Query processing models

Figure 2: Row-scanner implementation

To understand the subjects in the sections that follow, some principle design aspects on how row and column stores execute queries have to be elaborated. Thus, when comparing the implementations of query execution between the two systems, fundamental differences become obvious. Capitalizing on the previous example, let’s observe the execution of the following simple SQL query “SELECT Name, Profession FROM Employees WHERE Age > 30”. The expected result from the query would be a list of the names and professions of all employees being older than 30 years. The request leads to low-level database operations where scanning processes on the corresponding table will be performed to gather the necessary datasets. In the center of every query execution are scanners that apply predicates on tuples, generate projections and provide their parent operators with the corresponding output data.

In the case of the row-scanner implementation (figure 2), the execution process is quite straightforward. Here the data is fetched from the storage layer in the form of record batches on which the scanner will perform filter operations. The data will then be forwarded to the parent operator which aggregates the data to assemble the final projection [9]. Now in case of the column store, the process looks considerably different. As illustrated in figure 3, operations are executed based on single columns rather than entire tables. Here the initial scan operation is performed on a single column containing the data on which the predicate has to be applied. Hence, in the first step, values are filtered by submitting them to predicate evaluation, leaving only a subset of the original dataset. However, instead of returning the values directly, only a list of their corresponding column positions is returned. In the steps that follow, the positions are correlated with the columns containing the requested attributes to extract the corresponding values which are then aggregated to assemble the projection [9]. Thus, the example already indicates why analytical queries may perform better on column stores than on row stores. Instead of scanning the entire table to generate an output consisting of only a small subset of all attributes of the extracted records, operations are limited to that subset of attributes from the beginning, resulting in a significant reduction of the operational overhead.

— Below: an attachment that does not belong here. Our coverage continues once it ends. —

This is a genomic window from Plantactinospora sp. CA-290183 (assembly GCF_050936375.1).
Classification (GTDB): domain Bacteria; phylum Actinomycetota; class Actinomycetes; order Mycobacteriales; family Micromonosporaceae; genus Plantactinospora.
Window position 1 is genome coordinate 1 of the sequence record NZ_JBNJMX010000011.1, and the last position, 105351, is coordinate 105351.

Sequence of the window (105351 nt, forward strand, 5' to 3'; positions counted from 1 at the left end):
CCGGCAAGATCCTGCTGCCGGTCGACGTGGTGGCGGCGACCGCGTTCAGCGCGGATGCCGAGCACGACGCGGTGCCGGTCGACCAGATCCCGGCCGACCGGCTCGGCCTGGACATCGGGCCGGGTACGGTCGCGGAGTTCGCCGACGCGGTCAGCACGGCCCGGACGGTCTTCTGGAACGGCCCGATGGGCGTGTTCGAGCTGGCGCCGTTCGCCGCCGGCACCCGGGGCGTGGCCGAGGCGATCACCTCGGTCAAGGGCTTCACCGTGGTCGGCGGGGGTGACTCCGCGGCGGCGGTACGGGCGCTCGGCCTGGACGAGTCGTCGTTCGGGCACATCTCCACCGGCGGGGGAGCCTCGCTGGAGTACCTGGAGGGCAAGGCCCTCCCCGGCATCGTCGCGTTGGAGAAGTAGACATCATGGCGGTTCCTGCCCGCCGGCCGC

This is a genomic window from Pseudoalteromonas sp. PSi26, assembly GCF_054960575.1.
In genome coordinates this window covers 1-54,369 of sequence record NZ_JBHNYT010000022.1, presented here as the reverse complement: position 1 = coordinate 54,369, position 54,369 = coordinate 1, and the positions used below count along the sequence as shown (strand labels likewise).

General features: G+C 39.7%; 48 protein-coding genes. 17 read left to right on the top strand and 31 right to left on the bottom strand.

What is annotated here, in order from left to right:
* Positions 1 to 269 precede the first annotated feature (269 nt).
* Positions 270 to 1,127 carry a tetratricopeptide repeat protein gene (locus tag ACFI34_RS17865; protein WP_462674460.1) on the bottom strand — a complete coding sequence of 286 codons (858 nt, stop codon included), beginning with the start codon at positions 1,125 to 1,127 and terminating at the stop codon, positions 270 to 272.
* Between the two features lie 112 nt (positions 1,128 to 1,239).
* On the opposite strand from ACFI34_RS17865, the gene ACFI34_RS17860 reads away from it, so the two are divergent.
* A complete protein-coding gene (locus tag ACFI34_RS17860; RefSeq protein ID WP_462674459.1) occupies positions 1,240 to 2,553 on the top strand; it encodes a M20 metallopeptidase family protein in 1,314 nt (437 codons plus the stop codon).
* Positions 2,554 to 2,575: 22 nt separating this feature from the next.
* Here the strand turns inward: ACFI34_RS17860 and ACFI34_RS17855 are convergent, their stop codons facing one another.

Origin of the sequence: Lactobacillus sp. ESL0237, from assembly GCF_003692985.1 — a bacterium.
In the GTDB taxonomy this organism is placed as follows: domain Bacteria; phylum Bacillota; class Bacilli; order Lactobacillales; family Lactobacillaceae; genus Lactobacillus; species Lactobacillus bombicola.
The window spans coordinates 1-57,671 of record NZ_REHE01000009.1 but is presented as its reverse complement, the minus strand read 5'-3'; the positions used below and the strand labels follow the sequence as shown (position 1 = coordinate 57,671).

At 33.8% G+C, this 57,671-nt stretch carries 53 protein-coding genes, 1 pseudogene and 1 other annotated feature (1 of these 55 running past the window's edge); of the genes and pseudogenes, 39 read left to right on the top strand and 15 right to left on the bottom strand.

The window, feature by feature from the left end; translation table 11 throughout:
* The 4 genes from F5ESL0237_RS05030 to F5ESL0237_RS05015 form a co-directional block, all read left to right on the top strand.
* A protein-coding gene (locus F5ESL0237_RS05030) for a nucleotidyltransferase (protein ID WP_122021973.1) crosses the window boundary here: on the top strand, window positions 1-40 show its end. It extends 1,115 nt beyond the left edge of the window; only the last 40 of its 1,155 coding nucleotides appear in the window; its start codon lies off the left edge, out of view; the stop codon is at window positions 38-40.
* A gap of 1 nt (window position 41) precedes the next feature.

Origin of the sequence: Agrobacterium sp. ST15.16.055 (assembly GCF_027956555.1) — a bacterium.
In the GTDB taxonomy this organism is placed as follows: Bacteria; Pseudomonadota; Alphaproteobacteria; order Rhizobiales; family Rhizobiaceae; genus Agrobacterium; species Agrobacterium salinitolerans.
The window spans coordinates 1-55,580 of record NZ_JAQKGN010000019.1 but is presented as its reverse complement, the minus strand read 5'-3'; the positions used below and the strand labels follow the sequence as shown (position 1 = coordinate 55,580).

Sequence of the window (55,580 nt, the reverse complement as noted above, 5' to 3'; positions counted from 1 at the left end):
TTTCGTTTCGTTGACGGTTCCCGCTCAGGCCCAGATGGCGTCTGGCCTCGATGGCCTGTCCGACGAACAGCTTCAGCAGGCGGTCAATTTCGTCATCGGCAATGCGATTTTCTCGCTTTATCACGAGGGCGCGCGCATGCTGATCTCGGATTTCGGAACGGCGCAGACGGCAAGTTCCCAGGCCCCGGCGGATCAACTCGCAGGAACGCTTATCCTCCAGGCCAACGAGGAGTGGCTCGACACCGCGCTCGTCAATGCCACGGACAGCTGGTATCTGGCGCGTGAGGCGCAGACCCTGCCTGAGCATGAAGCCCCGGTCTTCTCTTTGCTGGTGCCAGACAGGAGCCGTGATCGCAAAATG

Figure 3: Column-scanner implementation

Bound to be optimized

Simply storing data in the form of columns will not bring the improvements that can be expected from column stores. Actually, with few exceptions, they usually get outperformed by row stores in most scenarios. Consequently, a number of optimization techniques have been adopted over the past years yielding significant performance enhancements. This allowed column stores to be successfully utilized in areas where large datasets have to be handled like, for example, data warehousing,  data mining or data analytics [4]. Therefore, the following section will give a brief overview of a selected number of optimization techniques which have been integrated into many modern column store systems today.


Given the characteristics of columnar data, using compression on such structures seems to be the most obvious approach to reduce disc space usage. Indeed, values from the same column tend to fall into the same domain and, therefore, display low information entropy and more value locality [10]. Those qualities allow compressing one column at a time while even permitting different compression algorithms for individual columns. In addition, if values are sorted within a column, which is common for column store systems, that column will become remarkably compressible  [6]. Another technique is ‘frequency partitioning’ where a column is reorganized in such a way, that each page of the column shows as low information entropy as possible. To accomplish this, certain column stores reorganize columns based on the frequency of values that appear in the column and allow, for example, frequent values to be stored together on the same page [11]. The improvements of such methods are apparent and investigations suggest that while row stores allow average compression ratios of 1:3, column stores usually achieve ratios of 1:10 or better. Finally, in addition to lowering disk space usage, compression also helps to improve query performance. If data is compressed, then less time is spent in I/O operations during query execution because of reduced seek times, increased buffer hit rates and less transfer time of data from disk into memory and from there to the CPU [6, 10].